December 13, 2023
10:00am to 1:00pm Central Time
If architecture is to matter in the world, then we need clear information and many more outlets to learn about architecture and design. We need life-shaping experiences and conversations to reach young people.
In partnership with the Chicago Architecture Biennial, please join us for this virtual symposium sharing recently completed and still emerging education projects with the power to change our field. This FREE, 3-hour program includes projects and perspectives contributed by architects, artists, educators, and writers imagining and making new forms of design education.
Encounters with Architecture is part of the Association of Architecture Organizations' broader efforts to connect, support, and advocate for organizations and individuals around the world devoted to advancing the role of architecture, planning, and design in service to society.
Who Should Attend?
Design Educators (MS, HS, College) / School Teachers / School Administrators / Out-of-School Time Educators and Program Facilitators / Curators / Architecture Organization Staff / Grantmakers and Program Officers / Design Professionals / Program Volunteers / Individuals curious about the subject
What Will You Learn?
The case studies explored in this session range from student build projects to civic conversations to issues of pipeline development and diversity within architecture and allied fields. This content is geared to those seeking program inspiration, as well as an overriding interest in the strategy, argumentation, and learning to be found in new forms of practice.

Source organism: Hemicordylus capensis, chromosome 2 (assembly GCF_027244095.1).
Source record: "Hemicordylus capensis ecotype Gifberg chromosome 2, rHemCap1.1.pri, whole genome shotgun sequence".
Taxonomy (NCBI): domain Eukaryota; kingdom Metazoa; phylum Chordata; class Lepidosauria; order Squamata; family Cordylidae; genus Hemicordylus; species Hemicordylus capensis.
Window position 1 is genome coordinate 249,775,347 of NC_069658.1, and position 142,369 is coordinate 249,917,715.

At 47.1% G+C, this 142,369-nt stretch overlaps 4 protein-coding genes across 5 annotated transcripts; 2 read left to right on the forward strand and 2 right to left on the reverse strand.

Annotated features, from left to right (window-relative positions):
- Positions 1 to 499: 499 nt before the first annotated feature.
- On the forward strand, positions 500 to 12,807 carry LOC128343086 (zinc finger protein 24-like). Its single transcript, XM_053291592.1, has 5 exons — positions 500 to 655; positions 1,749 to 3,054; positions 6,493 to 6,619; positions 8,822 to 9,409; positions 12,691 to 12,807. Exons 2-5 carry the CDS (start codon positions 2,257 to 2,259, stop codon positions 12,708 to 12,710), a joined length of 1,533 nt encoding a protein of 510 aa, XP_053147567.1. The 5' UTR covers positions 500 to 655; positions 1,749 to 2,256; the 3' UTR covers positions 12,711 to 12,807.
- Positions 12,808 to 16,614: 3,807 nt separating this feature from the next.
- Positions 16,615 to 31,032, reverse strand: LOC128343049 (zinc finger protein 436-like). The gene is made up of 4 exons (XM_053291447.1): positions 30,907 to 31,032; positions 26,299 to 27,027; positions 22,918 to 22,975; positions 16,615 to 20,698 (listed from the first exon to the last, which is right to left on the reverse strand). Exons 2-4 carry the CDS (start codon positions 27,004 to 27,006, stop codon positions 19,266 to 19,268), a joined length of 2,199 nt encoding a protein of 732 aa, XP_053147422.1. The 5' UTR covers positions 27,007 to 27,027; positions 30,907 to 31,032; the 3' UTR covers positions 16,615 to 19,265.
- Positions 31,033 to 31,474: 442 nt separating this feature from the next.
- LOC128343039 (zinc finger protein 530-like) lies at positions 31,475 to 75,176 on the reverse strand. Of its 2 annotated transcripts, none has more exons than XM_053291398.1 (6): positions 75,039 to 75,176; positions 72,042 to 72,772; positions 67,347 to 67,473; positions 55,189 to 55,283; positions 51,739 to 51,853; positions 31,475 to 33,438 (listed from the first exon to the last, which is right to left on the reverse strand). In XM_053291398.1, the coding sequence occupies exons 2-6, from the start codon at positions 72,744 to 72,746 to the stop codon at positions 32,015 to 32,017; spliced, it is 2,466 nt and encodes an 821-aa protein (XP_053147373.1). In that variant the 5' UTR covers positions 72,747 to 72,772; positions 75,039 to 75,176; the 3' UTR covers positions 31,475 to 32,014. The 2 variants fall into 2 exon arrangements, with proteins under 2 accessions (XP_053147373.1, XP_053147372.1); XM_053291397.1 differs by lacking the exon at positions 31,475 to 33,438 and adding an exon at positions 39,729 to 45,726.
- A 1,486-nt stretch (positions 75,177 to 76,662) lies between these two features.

Program Partner I Chicago Architecture Biennial
Event Sponsor | National Endowment for the Arts
Maya Bird-Murphy | Mobile Makers and the Chicago Architecture Biennial Youth Council
In connection with this year’s fifth edition of the Chicago Architecture Biennial, entitled This is a Rehearsal, Mobile Makers is serving as the event's official Education Partner and as design facilitators for the CAB Youth Council, a teen cohort from all sides of Chicago who spent three months exploring design and public space together. Their resulting installation, “One Bench, One Love,” is a response to the lack of youth-specific third spaces and policing of teens across Chicago. The Youth Council members collaboratively designed an ongoing “bench” that promotes a range of programmed activities including hanging out, learning, and performing. Their design includes flexibility to emphasize the fact that visitors to the Biennial exhibition at the Chicago Cultural Center may want to create their own unique experiences within the space. The group’s social interactions outside of school and home served as an inspiration for “One Bench, One Love,” and, as a result, the project itself delivers a safe third space for those interactions to continue and to be cultivated.
Frédéric Chartier | School Building as Pedagogy
The School of Science and Biodiversity in Boulogne-Billancourt (designed by Paris-based ChartierDalix, 2015) is both a place of learning and an entirely recreated natural space. The challenge was to reproduce an ecosystem on the roof that extends into the walls of an inhabited construction—a piece of extruded territory where an indigenous nature could develop freely.